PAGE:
Tokhang in North Caloocan: Weaponizing Local Governance, Social Disarticulation, and Community Resistance

Raymond Palatino

Abstract


The article maps out the violent consequences of tokhang, the flagship antidrug operations of the Duterte administration, in the three largest barangays in North Caloocan by exploring the difference between the anti-drug campaign before and after 2016, the uniqueness of tokhang and the dynamics between the national tokhang narrative, the participation of local government units (LGUs), and the spontaneous and organized response of citizens and people’s organizations. Data were gathered mainly from official government sources such as police files and budget deliberations, field interviews, and information sourced from Caloocan-based people’s organizations such as recorded testimonies from relatives of victims and residents who witnessed tokhang operations and documentations of protests mounted in opposition to tokhang. The paper argues that tokhang weaponized the LGU mandate by linking the anti-drug campaign with the mandate of drafting an anti-criminality action plan and the enforcement of peace and order programs. The ferocity of these operations resulted in a kind of “social disarticulation” among the residents of the communities, and as a response, residents have launched various protests and rights campaigns against these anti-drug operations.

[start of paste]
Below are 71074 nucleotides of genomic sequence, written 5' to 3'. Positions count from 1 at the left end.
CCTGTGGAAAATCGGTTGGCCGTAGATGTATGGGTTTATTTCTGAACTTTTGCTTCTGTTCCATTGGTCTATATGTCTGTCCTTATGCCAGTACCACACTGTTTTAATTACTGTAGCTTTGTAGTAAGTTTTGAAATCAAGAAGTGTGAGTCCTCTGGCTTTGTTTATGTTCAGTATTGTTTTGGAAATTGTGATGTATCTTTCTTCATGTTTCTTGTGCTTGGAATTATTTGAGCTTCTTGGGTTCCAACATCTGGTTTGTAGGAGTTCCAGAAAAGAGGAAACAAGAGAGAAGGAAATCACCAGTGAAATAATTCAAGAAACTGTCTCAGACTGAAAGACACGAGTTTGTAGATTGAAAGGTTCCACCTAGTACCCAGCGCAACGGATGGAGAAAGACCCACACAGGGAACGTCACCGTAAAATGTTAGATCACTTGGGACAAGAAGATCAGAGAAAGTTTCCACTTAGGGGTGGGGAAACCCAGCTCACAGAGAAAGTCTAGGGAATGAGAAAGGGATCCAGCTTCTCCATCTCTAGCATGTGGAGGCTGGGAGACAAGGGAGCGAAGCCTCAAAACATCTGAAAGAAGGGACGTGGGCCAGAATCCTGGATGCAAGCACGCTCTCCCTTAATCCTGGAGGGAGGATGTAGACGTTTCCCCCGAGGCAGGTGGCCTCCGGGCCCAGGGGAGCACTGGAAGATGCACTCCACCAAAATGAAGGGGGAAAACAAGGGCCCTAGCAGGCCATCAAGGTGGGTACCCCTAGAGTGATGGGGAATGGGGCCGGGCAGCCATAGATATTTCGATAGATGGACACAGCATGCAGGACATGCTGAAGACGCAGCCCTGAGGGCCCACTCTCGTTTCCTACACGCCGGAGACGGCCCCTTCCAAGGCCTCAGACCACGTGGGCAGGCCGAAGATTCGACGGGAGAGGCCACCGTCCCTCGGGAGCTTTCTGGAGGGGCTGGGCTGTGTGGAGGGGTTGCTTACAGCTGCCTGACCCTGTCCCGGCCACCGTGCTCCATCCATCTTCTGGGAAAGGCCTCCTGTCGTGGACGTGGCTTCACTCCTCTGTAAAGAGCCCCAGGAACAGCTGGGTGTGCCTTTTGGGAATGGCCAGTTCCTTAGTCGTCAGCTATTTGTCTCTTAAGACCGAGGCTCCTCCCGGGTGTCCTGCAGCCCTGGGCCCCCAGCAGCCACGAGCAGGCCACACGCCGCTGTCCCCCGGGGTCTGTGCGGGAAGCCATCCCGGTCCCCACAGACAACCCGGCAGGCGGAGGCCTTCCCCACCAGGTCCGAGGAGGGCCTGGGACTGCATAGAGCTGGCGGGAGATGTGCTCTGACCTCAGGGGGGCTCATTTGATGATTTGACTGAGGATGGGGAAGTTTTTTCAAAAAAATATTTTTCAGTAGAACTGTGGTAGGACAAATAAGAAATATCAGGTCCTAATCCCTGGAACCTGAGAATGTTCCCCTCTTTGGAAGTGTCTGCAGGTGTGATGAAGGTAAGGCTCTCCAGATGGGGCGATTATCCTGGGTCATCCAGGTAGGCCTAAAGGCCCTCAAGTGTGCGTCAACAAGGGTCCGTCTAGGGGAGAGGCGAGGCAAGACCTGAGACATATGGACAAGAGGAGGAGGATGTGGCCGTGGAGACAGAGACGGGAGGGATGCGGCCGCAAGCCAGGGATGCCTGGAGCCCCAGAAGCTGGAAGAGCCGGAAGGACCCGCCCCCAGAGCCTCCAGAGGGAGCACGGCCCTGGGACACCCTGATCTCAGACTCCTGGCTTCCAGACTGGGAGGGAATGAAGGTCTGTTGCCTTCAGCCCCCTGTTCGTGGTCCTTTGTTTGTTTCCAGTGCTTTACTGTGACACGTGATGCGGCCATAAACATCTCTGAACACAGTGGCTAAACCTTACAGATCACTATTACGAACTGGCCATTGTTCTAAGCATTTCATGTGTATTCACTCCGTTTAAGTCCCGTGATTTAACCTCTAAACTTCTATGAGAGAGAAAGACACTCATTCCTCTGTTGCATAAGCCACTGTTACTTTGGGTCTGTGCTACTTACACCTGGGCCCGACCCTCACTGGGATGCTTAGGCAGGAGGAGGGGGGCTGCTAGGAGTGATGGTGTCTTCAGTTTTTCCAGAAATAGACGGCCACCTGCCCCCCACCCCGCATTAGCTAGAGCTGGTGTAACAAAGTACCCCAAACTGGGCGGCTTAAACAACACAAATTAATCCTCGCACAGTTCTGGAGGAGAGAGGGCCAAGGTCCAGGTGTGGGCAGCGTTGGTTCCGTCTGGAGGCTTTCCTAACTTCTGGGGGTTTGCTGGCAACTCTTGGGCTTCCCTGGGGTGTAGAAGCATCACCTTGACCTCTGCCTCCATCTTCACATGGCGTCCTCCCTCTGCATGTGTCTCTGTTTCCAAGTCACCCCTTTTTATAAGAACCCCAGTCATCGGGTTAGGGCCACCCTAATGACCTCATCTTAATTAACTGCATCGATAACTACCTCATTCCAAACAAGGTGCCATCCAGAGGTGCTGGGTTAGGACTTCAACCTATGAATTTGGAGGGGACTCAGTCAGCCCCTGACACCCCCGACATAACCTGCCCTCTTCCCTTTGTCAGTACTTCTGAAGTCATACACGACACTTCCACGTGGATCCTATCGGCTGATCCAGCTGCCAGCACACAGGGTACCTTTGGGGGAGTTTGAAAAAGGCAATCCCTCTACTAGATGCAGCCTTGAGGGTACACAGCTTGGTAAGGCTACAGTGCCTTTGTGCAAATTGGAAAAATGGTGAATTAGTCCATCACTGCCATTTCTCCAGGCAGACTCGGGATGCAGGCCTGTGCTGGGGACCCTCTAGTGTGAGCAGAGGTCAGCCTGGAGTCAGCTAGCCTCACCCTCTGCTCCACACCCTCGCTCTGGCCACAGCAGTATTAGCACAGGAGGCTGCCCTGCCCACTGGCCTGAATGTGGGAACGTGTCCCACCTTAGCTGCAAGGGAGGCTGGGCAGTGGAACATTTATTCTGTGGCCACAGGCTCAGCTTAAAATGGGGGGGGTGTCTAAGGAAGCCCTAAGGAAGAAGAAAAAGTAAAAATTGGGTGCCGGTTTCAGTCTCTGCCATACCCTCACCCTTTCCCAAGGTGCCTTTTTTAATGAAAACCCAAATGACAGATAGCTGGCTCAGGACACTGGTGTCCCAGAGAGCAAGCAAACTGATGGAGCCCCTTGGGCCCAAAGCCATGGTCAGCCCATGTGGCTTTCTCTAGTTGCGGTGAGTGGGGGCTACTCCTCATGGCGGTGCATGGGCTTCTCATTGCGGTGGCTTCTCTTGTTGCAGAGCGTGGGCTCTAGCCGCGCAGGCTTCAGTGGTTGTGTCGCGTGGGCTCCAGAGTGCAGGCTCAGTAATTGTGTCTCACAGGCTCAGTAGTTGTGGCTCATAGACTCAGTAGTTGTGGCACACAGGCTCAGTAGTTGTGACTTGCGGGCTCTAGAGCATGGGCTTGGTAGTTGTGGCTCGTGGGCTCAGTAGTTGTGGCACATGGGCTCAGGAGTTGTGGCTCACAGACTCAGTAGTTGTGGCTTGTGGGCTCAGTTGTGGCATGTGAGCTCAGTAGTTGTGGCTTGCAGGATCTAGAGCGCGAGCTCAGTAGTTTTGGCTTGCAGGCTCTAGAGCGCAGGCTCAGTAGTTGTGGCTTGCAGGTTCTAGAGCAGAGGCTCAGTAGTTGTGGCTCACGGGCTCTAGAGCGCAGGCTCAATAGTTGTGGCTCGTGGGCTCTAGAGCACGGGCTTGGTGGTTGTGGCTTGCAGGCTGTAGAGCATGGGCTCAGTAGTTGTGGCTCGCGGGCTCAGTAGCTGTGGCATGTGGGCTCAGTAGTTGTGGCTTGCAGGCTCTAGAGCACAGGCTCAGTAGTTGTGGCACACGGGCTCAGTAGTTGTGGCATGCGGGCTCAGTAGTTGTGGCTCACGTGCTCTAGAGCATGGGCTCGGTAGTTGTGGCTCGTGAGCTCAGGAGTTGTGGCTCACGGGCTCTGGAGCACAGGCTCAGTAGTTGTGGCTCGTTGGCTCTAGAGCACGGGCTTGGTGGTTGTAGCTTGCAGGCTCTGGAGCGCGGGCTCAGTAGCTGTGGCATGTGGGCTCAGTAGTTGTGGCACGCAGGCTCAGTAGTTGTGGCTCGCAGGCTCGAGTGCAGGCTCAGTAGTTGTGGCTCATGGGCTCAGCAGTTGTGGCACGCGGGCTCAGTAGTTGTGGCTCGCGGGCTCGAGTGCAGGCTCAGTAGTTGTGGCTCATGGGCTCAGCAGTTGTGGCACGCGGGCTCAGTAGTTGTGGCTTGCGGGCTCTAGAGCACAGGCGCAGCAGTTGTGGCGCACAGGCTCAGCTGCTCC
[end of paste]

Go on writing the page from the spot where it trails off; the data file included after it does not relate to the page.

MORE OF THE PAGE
Keywords


tokhang; drug war; North Caloocan; local government units; Social Disarticulation; community resistance

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